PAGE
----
Animal Collective
Merriweather Post Pavilion


2.0
poor

Review

by Michael Jordan (GoAT) USER (6 Reviews)
April 8th, 2010 | 561 replies | 20,396 views


Release Date: 2009 | Tracklist

Review Summary: The decline of indie pop.

29 of 35 thought this review was well written

Animal Collective’s Merriweather Post Pavilion has all the makings of an indie pop masterpiece. It’s an upbeat, intelligent blend of electronica and psychedelia, with just enough quirkiness and irony to meet the passing fancy of the hipster hordes. Backed up by the mystique of having been formed in the 1990s (that is, prior to the indie explosion of the early 2000s) and a discography that charts its failed relationships with a number of independent labels, Animal Collective by 2008 were already established as one of the premier indie groups. This reputation was further enhanced by a sequence of challenging but critically-acclaimed “avant-garde” releases over the course of the decade. Bringing their years of hipster credibility to bear, they thus recorded Merriweather Post Pavilion, generally acknowledged to be their most accessible and comprehensive work to date, a grand synthesis of all the lines they’d been developing before.

The album itself showcases an impressive range of influences – from African rhythm sections to shimmering swirls of synth – presenting an altogether eclectic and unlikely combination of many different musical traditions. Animal Collective often pursue a dizzying number of mutations in their songs. Tracks like "Bluish" proceed through a series of hazy transitions, one section melting into another. The success of this tactic is uneven; sometimes it works, but other times it just leads to confusion. The instrumentation on the album is also worth noting, if only for its innovation. On “Lion in a Coma,” the group achieves a remarkable instrumental effect, looping what sounds to be a didgeridoo modified to simulate a Jew’s harp. Atmospheric effects recur throughout Merriweather Post Pavilion, from jungle sounds in the opening seconds of "Taste" to the evening sway of crickets in "Guys' Eyes."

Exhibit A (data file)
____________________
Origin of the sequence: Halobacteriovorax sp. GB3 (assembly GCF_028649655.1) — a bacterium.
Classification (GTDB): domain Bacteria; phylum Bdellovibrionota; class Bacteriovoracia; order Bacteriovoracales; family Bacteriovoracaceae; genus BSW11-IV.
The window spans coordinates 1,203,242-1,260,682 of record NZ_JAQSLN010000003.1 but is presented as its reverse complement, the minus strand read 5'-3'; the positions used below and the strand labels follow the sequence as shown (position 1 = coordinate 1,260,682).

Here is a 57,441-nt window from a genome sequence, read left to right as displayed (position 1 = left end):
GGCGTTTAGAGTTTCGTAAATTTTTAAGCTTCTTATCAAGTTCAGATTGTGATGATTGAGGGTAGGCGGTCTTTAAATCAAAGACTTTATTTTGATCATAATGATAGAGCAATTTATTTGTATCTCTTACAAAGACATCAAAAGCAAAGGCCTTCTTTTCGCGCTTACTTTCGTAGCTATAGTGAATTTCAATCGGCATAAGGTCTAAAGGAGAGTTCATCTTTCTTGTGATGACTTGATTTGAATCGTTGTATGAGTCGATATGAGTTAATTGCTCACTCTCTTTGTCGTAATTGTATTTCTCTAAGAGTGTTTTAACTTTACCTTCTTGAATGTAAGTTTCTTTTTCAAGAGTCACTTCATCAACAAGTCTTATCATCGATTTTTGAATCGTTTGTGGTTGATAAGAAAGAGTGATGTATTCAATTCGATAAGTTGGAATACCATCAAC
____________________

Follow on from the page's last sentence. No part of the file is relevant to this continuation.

Vocally, Animal Collective conjure up all the old ghosts of late-60s rock, channeling Brian Wilson and the Boys in “My Girls” and “Bluish” and drifting toward Sgt. Pepper’s-era Beatles with “Also Frightened.” The singing in "Daily Routine" actually at times recalls (don't laugh) Sting in his glory days with the Police. African-style chanting backs the main vocal line in the closing track, "Brothersport"; this is one of the few moments on the record that is immediately recognizable as a failure. The bubblegum swell that builds behind the repetition of the line "Open up your, open up your, open your thoat..." is singularly obnoxious. The lyrics on Merriweather Post Pavilion are little more than playful nonsense. Gestures are made toward Kant's theory of taste and the sublime in "Taste," but the deepest thought this song expresses – captured in the refrain "Am I really all the things that are outside of me?" – amounts to nothing beyond your usual stoner philosophical question. Some clever paraesthetic wordplay on "Summertime Clothes" makes for some charming imagery, but overall the lyrical content on the album is of secondary importance to Animal Collective.

On the face of things, Merriweather Post Pavilion appears unassuming and ingenuous – a Timothy Leary vision of the twenty-first century. What’s more, it’s a comforting vision. It does away with all the cold mathematical precision and technicality that characterizes so much electronic music. Animal Collective consciously avoid the haunting, abstract, and industrial strains of electronica represented by artists like Autechre or Aphex Twin. Even the lush compositions of ambient techno, songs by groups like Orbital and the Future Sound of London, seem hopelessly removed from present humanity by comparison. Reviews have consistently praised Merriweather Post Pavilion on precisely this point. Animal Collective, they say, never lose sight of the “humanistic” base of their songwriting, no matter how drenched in sampling and electronics it may be. In this respect, the band remains true to Frank Gehry design from which the album takes its name, and to Gehry’s architectural corpus in general.